Monday, February 15, 2010

February 15, 2010 - WFP Drivers

I don’t write on this blog very much even though there is a lot to say; I am afraid to share work related issues as this is a public forum. However, there is one thing that I have wanted to write about for quite some time.

At WFP we are always on the move. Everything seems to be an emergency and sometimes remembering to do one small thing during the workday can make a difference for thousands of people. This is very satisfying and can also be very stressful.

Anyway, I think this is one of the reasons WFP has a number of drivers: to allow us to work as we move through the country. We have many drivers in our Nairobi office and in every sub-office around the country. The drivers make sure vehicles are ready to drive all the time in terms of maintenance and fuel, and often they also coordinate our security escorts and report over the radio our position every hour for security purposes when we are in the field. They deliver messages/letters and drive throughout the day. It sounds easy, but it is not; it is actually a tough job. It entails driving where there is often no road, always feeling pressure from the staff to be at a certain place in time, coming in the morning before everybody else and often leaving after everybody has gone home. Just sitting in the car for 5 days will make you completely exhausted as you are continuously hoping up and down and shaken from side to side.

When I travel to the field I spend 5 days with the driver almost 24 hours every day. I have tremendous respect for our drivers who manage somehow to drive fast but only to the point where it is safe. They can drive over 80km per hour on a dirt road and get through rivers and rocky terrain. When I travel in town or outside town I always ask them a lot of questions and they give me a good picture Kenya from a Kenyan’s perspective.

In terms of vehicles, WFP swears by the basic Toyota Landcruiser. As a WFP staff member I have grown to love this vehicle. Many years ago WFP also used the Landrover Defender (Landcruisers and Defenders are the toughest, most serious 4x4 vehicles in the world); however, the Toyota proved to be more durable so now we only have Landcruisers. I remember going on a field visit with two World Bank officers some time back. They had a huge Toyota luxus SUV with every option imaginable. The cool looking World Bank driver was doing great until we hit the rough road. Our vehicle with WFP staff was in front leading the way and I was in the World Bank vehicle explaining our programs to the officers. We were short of time as usual and the WFP Landcruisier flew through the terrain like a fish through water. The World Bank driver struggled to keep up in this huge luxus vehicle and almost slid of the road one time. The WFP vehicle would continuously stop and wait as we were moving along. During this experience I realized how crucial our drivers are and what a difference they make every day.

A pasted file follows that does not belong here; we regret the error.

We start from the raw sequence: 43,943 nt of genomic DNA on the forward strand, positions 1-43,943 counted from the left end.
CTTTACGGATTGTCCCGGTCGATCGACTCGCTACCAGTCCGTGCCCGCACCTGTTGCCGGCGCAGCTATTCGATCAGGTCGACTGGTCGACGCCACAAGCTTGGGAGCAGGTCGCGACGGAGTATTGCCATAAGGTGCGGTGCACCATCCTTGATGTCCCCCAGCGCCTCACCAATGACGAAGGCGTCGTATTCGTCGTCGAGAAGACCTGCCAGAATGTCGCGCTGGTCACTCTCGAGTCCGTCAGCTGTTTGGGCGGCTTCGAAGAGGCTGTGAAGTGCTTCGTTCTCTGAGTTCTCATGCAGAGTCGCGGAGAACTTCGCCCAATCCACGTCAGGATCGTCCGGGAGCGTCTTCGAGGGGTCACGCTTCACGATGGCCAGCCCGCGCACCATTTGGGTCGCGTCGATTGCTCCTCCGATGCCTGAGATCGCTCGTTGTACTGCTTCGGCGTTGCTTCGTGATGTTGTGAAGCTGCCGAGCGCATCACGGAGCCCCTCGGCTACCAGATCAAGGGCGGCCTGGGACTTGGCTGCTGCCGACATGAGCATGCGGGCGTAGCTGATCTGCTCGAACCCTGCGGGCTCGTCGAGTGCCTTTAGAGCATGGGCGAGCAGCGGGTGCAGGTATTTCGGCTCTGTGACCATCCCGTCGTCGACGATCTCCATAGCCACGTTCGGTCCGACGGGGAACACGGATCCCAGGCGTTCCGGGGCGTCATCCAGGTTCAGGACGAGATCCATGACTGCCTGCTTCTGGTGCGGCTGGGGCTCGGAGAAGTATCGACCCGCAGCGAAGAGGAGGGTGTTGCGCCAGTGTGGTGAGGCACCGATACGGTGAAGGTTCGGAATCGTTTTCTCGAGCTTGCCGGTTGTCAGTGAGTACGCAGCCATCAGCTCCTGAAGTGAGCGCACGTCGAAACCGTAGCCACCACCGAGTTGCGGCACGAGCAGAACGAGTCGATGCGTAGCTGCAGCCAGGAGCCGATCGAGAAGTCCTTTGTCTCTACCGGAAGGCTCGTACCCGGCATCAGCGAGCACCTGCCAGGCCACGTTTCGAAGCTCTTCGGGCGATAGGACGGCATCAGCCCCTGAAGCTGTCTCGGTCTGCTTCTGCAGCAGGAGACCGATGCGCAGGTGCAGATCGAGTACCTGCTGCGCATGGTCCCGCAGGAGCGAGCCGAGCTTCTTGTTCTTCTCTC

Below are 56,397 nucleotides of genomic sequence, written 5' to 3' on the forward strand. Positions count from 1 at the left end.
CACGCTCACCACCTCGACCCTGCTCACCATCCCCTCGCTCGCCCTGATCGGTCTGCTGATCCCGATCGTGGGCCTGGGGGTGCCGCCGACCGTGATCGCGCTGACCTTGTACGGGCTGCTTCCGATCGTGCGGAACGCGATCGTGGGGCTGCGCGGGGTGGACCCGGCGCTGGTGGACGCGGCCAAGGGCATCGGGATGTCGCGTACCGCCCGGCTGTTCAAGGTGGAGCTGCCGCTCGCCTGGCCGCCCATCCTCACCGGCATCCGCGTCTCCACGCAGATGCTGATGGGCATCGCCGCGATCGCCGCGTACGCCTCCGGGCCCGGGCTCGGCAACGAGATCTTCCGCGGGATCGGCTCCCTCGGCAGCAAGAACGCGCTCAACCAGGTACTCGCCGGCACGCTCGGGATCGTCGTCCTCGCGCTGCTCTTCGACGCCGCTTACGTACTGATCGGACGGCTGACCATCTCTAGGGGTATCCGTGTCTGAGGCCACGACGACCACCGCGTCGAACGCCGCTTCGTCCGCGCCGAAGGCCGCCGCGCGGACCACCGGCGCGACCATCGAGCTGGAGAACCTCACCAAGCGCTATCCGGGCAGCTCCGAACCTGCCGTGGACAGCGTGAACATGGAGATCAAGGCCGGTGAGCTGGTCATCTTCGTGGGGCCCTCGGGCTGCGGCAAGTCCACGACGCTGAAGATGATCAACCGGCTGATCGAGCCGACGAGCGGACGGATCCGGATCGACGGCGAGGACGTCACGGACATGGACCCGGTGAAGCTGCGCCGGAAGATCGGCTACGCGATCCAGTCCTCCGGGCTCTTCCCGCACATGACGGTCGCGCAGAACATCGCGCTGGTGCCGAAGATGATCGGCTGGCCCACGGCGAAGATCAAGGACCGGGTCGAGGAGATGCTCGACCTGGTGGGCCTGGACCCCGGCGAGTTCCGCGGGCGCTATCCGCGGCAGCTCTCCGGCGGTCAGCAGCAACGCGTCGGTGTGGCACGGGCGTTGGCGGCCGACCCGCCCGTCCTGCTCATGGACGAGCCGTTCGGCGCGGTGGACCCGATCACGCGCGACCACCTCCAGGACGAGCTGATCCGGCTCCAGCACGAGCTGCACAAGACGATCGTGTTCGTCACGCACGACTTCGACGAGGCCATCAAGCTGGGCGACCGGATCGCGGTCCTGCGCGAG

On the way back when we hit the paved road I switched to the WFP vehicle and the World Bank Driver, who must have been embarrassed, rushed back to Nairobi. We only saw the tail of their car for the first 2 minutes of the trip and then they were gone. He was driving irresponsibly fast ,which I have never seen our drivers do. Needless to say I am very proud of our drivers and our entire “transport unit”.

I am also proud to say that WFP has the largest percentage of female drivers in any UN organization in Kenya and they are all excellent. Unfortunately, one of our long time drivers (10 years with WFP) passed away last week. She had a short-term illness and went to the hospital, “where she lost the battle for her life”, as our Country Director put it. Her parents are also deceased, she was not married but had some siblings in the rural areas, who I am sure she was supporting though her UN salary. She left behind two children. We had a prayer ceremony for her at work on Friday and I realized how much it hurts when WFP loses a family member.

KW

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